Cannabidiol (CBD) is emerging as a popular supplement. Its proponents claim that it is a safe anti-inflammatory that can improve conditions like irritable bowel disease, schizophrenia, anxiety and help you get more sleep. What does the science say? Read on to find out.
What is CBD?
Cannabidiol (CBD) is one of over 100 cannabinoids found in Cannabis sativa, the marijuana plant. CBD and THC are the two main active compounds found in the cannabis plant. They are also the best-studied and -recognized [1, 2].
Unlike THC, CBD is not psychoactive. It cannot cause the negative mental effects linked to THC, like paranoia, anxiety, and memory problems. Instead, some research suggests that it may naturally protect against the marijuana high [3, 4].
In early studies, CBD has shown promising benefits for people with a variety of hard-to-treat conditions .
- Prevents seizures in rare forms of epilepsy
- Reduces inflammation and may kill pain
- Potential for autoimmunity and neurological disorders
- Potential for some mental illness
- Reduces nausea and increases appetite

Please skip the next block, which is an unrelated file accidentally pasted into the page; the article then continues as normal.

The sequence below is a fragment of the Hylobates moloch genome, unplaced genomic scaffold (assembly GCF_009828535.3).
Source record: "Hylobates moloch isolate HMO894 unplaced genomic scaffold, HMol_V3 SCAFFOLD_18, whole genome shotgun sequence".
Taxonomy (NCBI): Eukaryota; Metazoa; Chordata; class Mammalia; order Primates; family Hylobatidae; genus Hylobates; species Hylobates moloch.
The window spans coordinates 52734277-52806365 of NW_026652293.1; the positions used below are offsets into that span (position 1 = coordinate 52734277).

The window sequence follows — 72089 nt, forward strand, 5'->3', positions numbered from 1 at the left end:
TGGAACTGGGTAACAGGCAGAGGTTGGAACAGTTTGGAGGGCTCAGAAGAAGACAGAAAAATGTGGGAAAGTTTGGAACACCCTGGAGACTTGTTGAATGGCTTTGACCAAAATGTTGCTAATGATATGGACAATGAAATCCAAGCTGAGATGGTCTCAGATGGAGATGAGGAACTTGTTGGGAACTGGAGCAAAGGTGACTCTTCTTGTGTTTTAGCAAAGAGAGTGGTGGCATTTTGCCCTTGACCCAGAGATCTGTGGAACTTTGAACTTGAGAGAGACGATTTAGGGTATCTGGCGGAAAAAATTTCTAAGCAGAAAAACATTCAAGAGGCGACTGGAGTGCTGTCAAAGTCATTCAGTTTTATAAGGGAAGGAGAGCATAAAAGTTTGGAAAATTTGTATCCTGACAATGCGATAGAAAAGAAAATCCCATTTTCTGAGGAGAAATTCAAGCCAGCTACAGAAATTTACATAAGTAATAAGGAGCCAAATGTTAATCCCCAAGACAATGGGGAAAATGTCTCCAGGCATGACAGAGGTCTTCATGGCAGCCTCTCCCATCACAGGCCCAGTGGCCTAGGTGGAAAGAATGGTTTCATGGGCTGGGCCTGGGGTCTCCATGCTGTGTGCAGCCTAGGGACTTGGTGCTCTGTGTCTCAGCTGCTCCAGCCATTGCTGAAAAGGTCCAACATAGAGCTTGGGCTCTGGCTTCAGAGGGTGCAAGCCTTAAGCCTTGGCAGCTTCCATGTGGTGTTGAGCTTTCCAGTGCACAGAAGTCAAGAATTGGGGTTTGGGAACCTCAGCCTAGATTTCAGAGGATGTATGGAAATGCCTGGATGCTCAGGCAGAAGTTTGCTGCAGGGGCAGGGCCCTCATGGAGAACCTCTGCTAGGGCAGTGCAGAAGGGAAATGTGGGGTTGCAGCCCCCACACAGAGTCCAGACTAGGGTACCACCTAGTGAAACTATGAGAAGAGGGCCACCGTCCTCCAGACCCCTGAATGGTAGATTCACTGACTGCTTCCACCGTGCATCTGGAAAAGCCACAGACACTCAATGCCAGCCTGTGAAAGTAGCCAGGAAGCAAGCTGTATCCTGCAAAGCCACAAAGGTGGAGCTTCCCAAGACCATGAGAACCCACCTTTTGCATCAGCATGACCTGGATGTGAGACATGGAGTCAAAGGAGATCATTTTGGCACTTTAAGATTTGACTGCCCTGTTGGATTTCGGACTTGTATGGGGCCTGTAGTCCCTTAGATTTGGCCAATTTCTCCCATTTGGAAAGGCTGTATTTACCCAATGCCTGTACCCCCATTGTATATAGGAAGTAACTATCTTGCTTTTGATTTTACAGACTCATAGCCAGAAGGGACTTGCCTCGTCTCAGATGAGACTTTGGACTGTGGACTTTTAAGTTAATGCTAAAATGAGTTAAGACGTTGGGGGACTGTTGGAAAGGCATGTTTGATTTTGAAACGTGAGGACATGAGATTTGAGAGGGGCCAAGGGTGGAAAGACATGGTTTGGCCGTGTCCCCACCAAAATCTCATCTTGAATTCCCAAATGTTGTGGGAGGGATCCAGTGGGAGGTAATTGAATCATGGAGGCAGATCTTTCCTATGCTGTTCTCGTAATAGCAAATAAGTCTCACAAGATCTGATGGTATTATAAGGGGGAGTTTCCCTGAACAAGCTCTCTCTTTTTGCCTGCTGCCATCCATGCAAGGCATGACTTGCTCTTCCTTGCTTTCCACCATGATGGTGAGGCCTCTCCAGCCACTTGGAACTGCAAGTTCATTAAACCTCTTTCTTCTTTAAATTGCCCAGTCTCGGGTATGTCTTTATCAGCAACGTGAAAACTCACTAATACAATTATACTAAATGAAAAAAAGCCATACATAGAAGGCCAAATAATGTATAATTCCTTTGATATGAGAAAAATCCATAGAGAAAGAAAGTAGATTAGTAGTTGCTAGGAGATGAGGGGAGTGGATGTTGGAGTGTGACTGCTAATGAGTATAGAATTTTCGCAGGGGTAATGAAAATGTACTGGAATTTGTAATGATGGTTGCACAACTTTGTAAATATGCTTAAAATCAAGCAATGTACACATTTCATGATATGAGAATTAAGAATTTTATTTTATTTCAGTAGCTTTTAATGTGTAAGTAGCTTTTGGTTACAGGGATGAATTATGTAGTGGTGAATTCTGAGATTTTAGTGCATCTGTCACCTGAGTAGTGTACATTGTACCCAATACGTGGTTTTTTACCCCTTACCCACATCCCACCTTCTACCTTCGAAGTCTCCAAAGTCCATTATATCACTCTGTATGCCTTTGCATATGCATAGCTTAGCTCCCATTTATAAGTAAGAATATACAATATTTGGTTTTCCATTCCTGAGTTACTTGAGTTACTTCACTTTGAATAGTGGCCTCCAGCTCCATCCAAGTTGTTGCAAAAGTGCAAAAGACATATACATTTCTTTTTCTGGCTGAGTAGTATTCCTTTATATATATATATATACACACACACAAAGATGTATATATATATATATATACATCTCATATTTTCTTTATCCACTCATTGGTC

- Many possible benefits currently under investigation
- Well-tolerated with few reported side effects
- Not enough research in humans
- May cause drowsiness
- May be unsafe for people with compromised immune systems
- Potential drug interactions
Potential Health Benefits of CBD/Cannabidiol
Do not attempt to use CBD as an alternative to treatment by a medical professional. If you want to include CBD in your health management or treatment plan, talk to your doctor before doing so.
A prescription CBD oil is considered an effective anti-seizure medication. However, further research is needed to determine CBD’s other benefits and safety .
Likely Effective For
Many people claim that CBD helped them with seizures even when nothing else worked. The research backs them up: CBD may help reduce seizures in people with epilepsy who do not respond to drugs [7, 8].
In fact, in 2018, the FDA approved a CBD oral solution for the treatment of two rare forms of severe epilepsy. This approval is based on a robust base of evidence from the last several years of CBD research, but it is currently limited only to patients with Lennox-Gastaut syndrome and Dravet syndrome .
In a 3-month study of 23 children and young adults (3-26 years of age) with treatment-resistant epilepsy, those who received a purified 98% oil-based CBD extract experienced significantly fewer seizures. In 39% of participants, the incidence of seizures dropped by half .
In another trial of 214 children and adults with epilepsy, CBD was similarly linked to a reduction in seizures. The authors concluded that CBD was safe even at the maximum dose, which was double of the previous study .